At the same time there was the reality of what sort of work she would be able to do and how she would get around.
The latter problem was solved with driving lessons at the hospital in a little three-wheel vehicle that was supplied free to patients like Stansfield, who was soon to be motoring around London in it.
“Invaluable,” she recalls. At the same time, as she struggled with the relentless physio and exercise, she was on the path to her new career as a nursing tutor.
And even before she had her wings to leave the hospital and get back into living life ‘on the outside’, she was seconded to a nursing school to give her first class: “Care of the immobilised patient.”
Stansfield worked again in a UK hospital, but took the chance to come home in 1973 to a job teaching senior nurses at the Auckland School of Nursing. A year later, she moved to teach at Wellington Polytechnic, and pulled together enough money to get a mortgage for her first house.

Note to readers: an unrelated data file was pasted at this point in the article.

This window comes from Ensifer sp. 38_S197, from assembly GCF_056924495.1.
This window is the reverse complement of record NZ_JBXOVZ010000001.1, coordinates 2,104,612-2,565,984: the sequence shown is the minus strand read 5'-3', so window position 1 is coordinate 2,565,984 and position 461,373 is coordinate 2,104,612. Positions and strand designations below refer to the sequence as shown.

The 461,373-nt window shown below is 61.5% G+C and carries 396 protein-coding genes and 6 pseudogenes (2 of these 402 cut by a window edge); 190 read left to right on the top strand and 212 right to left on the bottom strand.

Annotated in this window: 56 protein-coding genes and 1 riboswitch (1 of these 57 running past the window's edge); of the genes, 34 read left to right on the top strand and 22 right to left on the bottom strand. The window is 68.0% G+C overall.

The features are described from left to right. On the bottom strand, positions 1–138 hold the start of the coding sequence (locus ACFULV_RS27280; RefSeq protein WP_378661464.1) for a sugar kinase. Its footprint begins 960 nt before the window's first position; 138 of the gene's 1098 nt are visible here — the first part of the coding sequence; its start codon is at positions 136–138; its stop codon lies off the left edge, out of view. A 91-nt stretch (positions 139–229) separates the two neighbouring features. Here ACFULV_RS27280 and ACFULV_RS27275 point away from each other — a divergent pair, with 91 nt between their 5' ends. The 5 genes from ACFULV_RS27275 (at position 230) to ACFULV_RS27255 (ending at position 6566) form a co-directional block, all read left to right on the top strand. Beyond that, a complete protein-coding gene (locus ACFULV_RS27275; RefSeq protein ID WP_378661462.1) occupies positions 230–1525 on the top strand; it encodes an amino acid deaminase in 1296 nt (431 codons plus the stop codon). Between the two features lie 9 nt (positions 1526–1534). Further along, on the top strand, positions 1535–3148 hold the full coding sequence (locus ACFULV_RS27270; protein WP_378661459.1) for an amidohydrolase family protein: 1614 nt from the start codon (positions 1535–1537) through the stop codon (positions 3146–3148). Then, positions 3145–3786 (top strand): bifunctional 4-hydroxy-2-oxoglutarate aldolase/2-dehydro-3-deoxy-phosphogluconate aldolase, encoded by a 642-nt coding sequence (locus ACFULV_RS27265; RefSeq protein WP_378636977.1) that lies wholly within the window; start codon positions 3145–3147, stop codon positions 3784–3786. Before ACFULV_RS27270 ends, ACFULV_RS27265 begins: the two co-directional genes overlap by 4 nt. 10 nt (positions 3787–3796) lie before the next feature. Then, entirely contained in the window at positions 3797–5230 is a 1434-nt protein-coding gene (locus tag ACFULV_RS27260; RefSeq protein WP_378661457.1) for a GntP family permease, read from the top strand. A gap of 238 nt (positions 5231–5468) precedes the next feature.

She was happy to be home but found the commitment in this country to supporting a user-friendly environment for people with disability was far behind what she’d experienced in the UK.
Three jobs she applied for fell through because there were access issues. So for her it was a natural progression to turn her skills and grit to advocacy.
“My first act was writing a letter to the Herald asking why there were no grants for equipment for disabled people. That led to my first media interview here.”
She put huge energy into the North Shore Disabled Persons Assembly (DPA), and for 11 years was secretary of the organisation, working tirelessly for a much better deal.